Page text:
Due to the limitations of the public dataset, the analysis at hand had to focus on specific subtraits of the religious naturalist orientation, which can also be shared with other religions. Awe and appreciation of nature are not limited to religious naturalism, and neither is religious naturalism defined by only those two traits. A comprehensive research program would attempt to extract a significant collection of traits and attributes that are jointly associated with religious naturalism and examine how individuals scoring high or low in the joint collection of traits fare on various outcome measures.

Finally, one could argue that the central method of addressing the question via shared or core moral values is misguided. Some believers may argue that belief in a deity itself is a moral value above and beyond the others described here (Dennett 2006). Others may observe that moral values help organize behavior within a tribe and help group survival but that these values do often not extend outside of the tribe except for efforts by religious organizations to reach outside of the tribe (Wilson 2012). Addressing these concerns is outside of the scope of this document.

Future Research and Practice

These findings provide initial support for some aspects of religious naturalism as they pertain to certain moral values. Further research should attempt to verify these preliminary conclusions, and extend them with a wider collection of survey items to assess both belief, awe, and reverence for nature. The present findings also open the door to future research topics.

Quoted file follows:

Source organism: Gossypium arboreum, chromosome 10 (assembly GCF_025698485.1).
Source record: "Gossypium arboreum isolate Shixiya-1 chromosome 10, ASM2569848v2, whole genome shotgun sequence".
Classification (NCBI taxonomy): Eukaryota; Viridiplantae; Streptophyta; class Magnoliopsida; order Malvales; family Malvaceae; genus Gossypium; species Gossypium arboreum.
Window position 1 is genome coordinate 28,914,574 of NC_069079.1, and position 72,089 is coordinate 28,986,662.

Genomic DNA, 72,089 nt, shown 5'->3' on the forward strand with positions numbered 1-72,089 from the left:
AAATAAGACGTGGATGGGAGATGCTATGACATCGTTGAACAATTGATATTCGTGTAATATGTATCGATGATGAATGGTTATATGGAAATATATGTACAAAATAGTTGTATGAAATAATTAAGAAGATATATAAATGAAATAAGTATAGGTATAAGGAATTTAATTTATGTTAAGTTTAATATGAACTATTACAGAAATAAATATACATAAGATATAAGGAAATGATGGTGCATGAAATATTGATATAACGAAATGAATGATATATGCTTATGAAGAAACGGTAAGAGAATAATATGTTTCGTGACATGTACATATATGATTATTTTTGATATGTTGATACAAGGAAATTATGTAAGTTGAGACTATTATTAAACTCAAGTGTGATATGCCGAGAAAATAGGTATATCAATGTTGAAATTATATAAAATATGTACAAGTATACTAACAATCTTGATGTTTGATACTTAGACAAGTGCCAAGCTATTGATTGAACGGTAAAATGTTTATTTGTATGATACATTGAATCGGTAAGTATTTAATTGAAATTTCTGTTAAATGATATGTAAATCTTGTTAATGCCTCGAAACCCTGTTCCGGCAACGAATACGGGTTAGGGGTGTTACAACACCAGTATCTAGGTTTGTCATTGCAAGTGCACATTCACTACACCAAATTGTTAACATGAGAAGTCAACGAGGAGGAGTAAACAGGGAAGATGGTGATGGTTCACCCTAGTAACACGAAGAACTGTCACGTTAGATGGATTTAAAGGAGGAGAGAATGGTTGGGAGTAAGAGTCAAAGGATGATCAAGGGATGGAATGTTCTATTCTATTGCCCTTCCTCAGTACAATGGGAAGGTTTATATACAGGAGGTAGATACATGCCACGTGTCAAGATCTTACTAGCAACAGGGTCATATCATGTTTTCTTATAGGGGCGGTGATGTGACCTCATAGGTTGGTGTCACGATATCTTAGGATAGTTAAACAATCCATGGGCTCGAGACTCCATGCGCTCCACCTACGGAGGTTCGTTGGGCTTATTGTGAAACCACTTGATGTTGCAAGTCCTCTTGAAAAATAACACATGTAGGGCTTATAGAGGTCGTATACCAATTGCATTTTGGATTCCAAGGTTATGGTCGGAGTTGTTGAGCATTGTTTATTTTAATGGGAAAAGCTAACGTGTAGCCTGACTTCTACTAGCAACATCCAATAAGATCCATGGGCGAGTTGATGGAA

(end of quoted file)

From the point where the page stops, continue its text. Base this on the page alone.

First, because these studies primarily rely on survey and self‐report, with the uncertainties entailed with those methods, alternative methods such as experimental, physiological, or neuroscience research offers another avenue to provide converging evidence to the claims made here. Neuroscience research where participants are shown videos intended to evoke awe relative to other videos showed that brain regions associated with the default mode network (DMN) are less likely to be active when viewing awe videos, indicating less self‐absorption and more immersion into the stimuli when feeling awe (van Elk 2019). Similarly, one study looking at the effects of a short walk in an urban park (e.g., nature) reduced the tendency to ruminate, which is associated with the DMN, and that this reduction in rumination was mediated by reported feelings of awe and less negative mood during the walk (Lopes 2020).